It’s not like it hasn’t happened before.

Prominent politicians, media personalities and others on the left have been calling conservatives, Republicans and tea-party members outrageous names like “terrorists” and “suicide bombers” for some time now, including the Department of Homeland Security’s memo labeling pro-lifers and military veterans as “right-wing extremists” and ex-MSNBC host Martin Bashir recently suggesting former Alaska Gov. Sarah Palin should be forced to eat human excrement.

One might ask, what could top such epithets?

A winner has emerged.

Barack Obama’s new top adviser, John Podesta, tapped to help the president use executive orders to maximum advantage in his second term, has compared the GOP to the infamous People’s Temple cult, led by Jim Jones in Jonestown, Guyana.

"Jonestown massacre" claimed hundreds of lives in 1978

The comment came in a profile by Politico’s Glenn Thrush. Podesta suggested ways the Obama administration could bypass Congress.

“They need to focus on executive action given that they are facing a second term against a cult worthy of Jonestown in charge of one of the houses of Congress,” he said.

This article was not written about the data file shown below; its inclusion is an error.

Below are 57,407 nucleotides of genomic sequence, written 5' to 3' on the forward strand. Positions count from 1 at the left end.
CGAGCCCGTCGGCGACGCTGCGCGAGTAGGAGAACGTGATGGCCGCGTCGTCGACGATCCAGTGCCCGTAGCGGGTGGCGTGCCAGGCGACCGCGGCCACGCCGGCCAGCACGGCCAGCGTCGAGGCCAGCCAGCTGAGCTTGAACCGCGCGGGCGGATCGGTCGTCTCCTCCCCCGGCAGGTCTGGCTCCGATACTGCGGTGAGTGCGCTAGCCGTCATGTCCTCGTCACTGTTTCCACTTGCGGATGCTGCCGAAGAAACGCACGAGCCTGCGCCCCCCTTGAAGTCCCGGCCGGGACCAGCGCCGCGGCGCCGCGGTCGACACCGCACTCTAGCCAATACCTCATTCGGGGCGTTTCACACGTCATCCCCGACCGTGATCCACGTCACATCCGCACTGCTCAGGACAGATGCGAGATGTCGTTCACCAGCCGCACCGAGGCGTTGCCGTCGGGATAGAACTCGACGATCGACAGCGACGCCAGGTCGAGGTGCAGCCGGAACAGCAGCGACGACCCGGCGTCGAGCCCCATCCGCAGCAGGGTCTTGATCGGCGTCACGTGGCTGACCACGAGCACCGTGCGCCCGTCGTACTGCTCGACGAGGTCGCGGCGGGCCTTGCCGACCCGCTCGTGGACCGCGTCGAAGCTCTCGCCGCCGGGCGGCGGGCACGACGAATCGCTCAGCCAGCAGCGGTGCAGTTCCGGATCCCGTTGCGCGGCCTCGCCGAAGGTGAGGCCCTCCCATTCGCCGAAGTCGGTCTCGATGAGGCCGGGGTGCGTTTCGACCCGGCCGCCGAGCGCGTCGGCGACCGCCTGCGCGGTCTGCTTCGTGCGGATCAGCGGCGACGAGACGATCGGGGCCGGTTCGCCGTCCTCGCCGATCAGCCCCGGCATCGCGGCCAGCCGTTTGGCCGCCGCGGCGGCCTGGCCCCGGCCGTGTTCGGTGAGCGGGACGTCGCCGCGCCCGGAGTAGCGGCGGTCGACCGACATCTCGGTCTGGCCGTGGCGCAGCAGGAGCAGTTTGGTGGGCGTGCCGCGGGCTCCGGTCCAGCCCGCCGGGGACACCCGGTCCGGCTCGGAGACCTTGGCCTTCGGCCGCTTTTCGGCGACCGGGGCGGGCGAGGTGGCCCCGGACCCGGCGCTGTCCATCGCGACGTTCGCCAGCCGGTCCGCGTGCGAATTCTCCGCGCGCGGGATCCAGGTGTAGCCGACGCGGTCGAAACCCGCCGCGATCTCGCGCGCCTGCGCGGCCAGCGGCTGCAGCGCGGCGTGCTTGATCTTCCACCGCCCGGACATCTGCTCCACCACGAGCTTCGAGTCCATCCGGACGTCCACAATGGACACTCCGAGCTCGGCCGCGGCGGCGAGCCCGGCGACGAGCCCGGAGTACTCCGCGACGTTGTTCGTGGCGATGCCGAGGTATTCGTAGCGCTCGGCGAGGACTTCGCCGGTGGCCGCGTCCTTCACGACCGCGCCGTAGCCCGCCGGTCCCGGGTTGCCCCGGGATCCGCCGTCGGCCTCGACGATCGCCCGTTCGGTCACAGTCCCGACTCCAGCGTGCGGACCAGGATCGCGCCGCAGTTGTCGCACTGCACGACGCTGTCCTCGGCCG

In November of 1978, the world was shocked by the deaths of 913 members of the People’s Temple cult. Jim Jones convinced his followers to move to Jonestown, a remote community he carved out of the South American jungle and named after himself. Jones constantly feared losing control of his followers. His paranoia was the main reason he moved the cult to Guyana.

The mass murder-suicide occurred after Rep. Leo Ryan of California and a team of reporters visited the compound to investigate reports of abuse. After some members tried to leave with the congressman’s group, Jim Jones had Ryan and his entourage ambushed at the nearby airstrip. He then ordered his flock to commit suicide, many against their will, by drinking grape-flavored Kool-Aid laced with potassium cyanide.

PBS reported that Jones, in control of the socialistic commune, “confiscated medicines from every resident and kept himself alternatively medicated on amphetamines or barbiturates.”

“The public punishments and humiliations continued, as did the private sexual advances. Jones declared that all men (except himself) were homosexuals and tightened his control over who could associate with one another. Families were broken apart and asked to inform on each other. Hard physical labor occupied able bodies six days a week. The late night meetings continued, and occasionally escalated into ‘white nights’ – all night sieges during which the entire population would huddle in the main pavilion listening as Jones railed against conspirators in the government, the media and the relatives who wanted to destroy their community.”